|Director: Tyler Perry |
|Screenplay: Tyler Perry|
|Stars: Crystal Fox (Grace), Phylicia Rashad (Sarah), Bresha Webb (Jasmine), Mehcad Brooks (Shannon), Cicely Tyson (Alice), Tyler Perry (Rory), Matthew Law (Jordan Bryant), Donovan Christie Jr. (Donnie), Walter Fauntleroy (Malcolm), Angela Marie Rigsby (Tilsa) |
|MPAA Rating: NR|
|Year of Release: 2020|
Tyler Perry’s A Fall From Grace starts out as an effective domestic thriller, even as it relies heavily on many of the themes and ideas he has explored in previous films about decent women being horribly mistreated by the men around them, but it soon devolves into illogic and canned suspense. The central character, Grace (Crystal Fox), is a middle-aged divorcee who has managed to get back on her feet and build a solid life for herself when she meets Shannon (Mehcad Brooks), a handsome and successful art photographer who is several decades her junior. He is, nevertheless, very interested in her, and at the behest of her best friend, Sarah (Phylicia Rashad), Grace allows herself to become romantically involved with a man who, by all accounts, appears to be absolutely perfect—gorgeous, generous, kind, romantic—to the point of marrying him. But, as thrillers of this variety remind us over and over again, a man who seems that perfect is usually hiding something, and Shannon has some big secrets.
From the very beginning of the film we are led to believe that Grace has murdered Shannon (although the body is missing). We come to Grace by way of Jasmine (Bresha Webb), a rookie lawyer in her mid-20s who is working in the public defender’s office and has built what little reputation she has around quick plea deals. At the behest of her boss, Rory (Tyler Perry), she is dispatched to the prison to work out a plea deal for Grace, who is disheveled and in shackles and wanting to plead guilty. It seems like an open-and-shut case (all the talk radio in Jasmine’s car affirms the fact that everyone in their mid-sized city thinks she did it), but something about Grace convinces Jasmine that she is innocent, and she talks her into telling her her story, at which point she becomes determined to defend her, even though she has no support from the public defender’s office and no courtroom experience.
Although Perry has built his career primarily on comedies, many of which feature his large-and-in-charge Madea character, he has recently been moving into the terrain of the dramatic thriller, which includes Temptation: Confessions of a Marriage Counselor (2013) and Acrimony (2018), the latter of which is also about a woman betrayed by the man she loves. Perry’s brand of comedy has always been loud and brash, and when it works you can’t help but appreciate his enthusiasm and exuberance. The enormity of his output as a writer and director since the early 2000s is duly impressive (he has written and directed more than two dozen feature films and literally hundreds of episodes from a dozen television series he has created), but that prodigiousness also results in a significant amount of thematic and narrative redundancy that sometimes feels more convenient than artistically driven. If his films have a bit of a slapdash quality despite their surface gloss, you can’t help but wonder if it isn’t because Perry is already thinking about his next project—or projects.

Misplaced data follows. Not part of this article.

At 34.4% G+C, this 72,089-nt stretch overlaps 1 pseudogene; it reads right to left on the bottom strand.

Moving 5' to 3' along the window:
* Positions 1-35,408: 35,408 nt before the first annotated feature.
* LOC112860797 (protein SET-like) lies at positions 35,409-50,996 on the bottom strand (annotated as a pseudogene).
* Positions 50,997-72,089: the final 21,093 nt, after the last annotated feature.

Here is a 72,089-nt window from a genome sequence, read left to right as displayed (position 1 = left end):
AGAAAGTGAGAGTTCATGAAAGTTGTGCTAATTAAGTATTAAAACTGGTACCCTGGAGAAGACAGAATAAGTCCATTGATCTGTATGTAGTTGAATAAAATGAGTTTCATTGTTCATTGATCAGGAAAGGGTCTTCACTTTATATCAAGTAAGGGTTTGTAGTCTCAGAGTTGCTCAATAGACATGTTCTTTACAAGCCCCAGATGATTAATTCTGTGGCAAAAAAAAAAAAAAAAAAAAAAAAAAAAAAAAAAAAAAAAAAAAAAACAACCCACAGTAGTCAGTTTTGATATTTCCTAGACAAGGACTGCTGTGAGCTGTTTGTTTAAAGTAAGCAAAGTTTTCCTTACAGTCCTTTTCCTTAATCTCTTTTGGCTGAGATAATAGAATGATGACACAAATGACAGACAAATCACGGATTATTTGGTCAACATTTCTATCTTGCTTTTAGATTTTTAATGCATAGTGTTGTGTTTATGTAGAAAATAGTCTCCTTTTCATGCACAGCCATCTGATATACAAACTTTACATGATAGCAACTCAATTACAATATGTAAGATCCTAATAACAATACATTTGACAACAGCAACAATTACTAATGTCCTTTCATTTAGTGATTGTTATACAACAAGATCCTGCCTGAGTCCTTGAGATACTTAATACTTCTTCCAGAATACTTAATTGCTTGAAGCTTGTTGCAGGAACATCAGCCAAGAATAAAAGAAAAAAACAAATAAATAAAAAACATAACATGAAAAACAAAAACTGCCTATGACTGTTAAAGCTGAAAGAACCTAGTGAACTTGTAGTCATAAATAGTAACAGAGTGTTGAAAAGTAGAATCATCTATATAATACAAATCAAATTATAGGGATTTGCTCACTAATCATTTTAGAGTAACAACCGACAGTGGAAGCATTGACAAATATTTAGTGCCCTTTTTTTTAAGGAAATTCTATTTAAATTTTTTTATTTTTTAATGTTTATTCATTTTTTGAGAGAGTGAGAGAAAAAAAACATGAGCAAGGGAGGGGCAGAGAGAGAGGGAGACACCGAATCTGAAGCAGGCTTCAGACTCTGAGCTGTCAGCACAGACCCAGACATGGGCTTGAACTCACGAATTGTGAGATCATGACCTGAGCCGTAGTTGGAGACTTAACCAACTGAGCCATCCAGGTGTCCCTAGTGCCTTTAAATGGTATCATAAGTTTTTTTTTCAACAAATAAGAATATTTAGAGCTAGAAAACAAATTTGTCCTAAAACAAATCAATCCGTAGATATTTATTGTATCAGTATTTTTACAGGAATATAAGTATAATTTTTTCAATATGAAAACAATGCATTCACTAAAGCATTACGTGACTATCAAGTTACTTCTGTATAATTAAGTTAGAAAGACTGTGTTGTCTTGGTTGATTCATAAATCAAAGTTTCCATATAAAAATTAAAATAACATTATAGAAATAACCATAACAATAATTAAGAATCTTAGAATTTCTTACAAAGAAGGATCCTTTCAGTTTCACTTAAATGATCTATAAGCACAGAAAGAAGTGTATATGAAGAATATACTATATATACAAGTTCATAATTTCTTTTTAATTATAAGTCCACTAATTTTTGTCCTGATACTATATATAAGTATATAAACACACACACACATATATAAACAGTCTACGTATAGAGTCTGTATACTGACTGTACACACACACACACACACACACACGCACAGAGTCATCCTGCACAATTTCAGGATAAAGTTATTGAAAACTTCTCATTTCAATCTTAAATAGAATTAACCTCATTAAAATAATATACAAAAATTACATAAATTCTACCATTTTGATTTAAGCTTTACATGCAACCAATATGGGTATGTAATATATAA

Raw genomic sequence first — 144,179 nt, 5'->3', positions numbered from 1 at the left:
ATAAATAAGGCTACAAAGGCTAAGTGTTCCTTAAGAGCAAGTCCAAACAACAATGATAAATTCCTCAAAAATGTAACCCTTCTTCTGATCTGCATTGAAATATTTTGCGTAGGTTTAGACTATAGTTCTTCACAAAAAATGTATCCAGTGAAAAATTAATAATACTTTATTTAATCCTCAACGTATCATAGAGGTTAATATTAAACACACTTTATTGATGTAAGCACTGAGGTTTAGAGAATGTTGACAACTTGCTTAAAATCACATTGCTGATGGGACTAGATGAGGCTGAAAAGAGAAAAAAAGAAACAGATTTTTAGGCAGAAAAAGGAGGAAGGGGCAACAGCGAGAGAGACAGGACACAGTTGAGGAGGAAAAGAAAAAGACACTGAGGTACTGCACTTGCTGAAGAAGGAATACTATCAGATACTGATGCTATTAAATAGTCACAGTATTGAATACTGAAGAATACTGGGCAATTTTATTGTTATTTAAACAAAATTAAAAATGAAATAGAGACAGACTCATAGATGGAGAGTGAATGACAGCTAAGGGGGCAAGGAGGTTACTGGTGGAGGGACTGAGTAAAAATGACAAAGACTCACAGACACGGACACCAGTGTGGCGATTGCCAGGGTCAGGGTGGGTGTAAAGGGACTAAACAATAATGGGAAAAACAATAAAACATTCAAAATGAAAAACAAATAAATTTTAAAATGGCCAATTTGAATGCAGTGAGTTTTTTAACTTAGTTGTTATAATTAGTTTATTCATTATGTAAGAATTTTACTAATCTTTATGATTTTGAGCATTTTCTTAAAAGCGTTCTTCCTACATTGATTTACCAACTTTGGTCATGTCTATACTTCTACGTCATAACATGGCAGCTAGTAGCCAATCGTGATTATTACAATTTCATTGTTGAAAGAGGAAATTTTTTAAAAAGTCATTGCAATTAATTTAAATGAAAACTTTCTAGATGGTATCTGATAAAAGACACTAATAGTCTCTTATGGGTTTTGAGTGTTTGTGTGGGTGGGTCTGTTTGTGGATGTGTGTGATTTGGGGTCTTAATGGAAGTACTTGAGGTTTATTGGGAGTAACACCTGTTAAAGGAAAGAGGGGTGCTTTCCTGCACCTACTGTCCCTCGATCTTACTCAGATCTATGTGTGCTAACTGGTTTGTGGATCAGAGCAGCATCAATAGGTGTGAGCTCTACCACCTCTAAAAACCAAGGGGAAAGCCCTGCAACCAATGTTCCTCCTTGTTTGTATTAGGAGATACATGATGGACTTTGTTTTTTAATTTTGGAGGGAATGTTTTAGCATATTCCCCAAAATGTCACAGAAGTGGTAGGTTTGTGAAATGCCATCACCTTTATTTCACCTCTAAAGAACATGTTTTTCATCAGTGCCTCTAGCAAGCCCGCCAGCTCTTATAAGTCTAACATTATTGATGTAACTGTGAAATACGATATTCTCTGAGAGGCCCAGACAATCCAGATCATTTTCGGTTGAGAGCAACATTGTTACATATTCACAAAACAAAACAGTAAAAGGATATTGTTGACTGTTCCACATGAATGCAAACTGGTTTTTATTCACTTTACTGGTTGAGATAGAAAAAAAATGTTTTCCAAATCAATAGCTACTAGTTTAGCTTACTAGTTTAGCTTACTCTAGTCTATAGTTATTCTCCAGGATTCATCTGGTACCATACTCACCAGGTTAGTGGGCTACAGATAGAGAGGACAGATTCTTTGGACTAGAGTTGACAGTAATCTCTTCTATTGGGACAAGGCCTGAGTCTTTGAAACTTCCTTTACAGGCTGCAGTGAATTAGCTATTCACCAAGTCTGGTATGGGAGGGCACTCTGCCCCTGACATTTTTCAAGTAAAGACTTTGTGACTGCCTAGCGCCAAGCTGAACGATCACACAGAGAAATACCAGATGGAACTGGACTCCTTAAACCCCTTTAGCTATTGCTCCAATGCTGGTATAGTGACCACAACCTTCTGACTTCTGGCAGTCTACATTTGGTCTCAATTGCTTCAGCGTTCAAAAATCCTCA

With A Fall From Grace, you can sense the kernel of something good, and it begins with a lot of promise. But, once he moves beyond the contours of the central drama, in which Grace allows herself to drawn into Shannon’s orbit despite her well-placed reservations, and starts pouring on the thriller dynamics, it becomes more and more absurd (Perry also tips his hand too early, suggesting something sinister about a major character in a way that unnecessarily makes that character’s eventual revelation much less effective). Absurdity has always been a central tenet of Perry’s style, but it doesn’t work well in a thriller unless it’s managed with sly Hitcockian verve. The parts of A Fall From Grace that don’t work, particularly its final third, lack that verve and instead feel like a sloppy attempt to tie all the threads together in a way that answers all the questions, but in a perfunctory way. There are a few gasps to be had, but by the end I found myself sighing much more.
Copyright © 2020 James Kendrick
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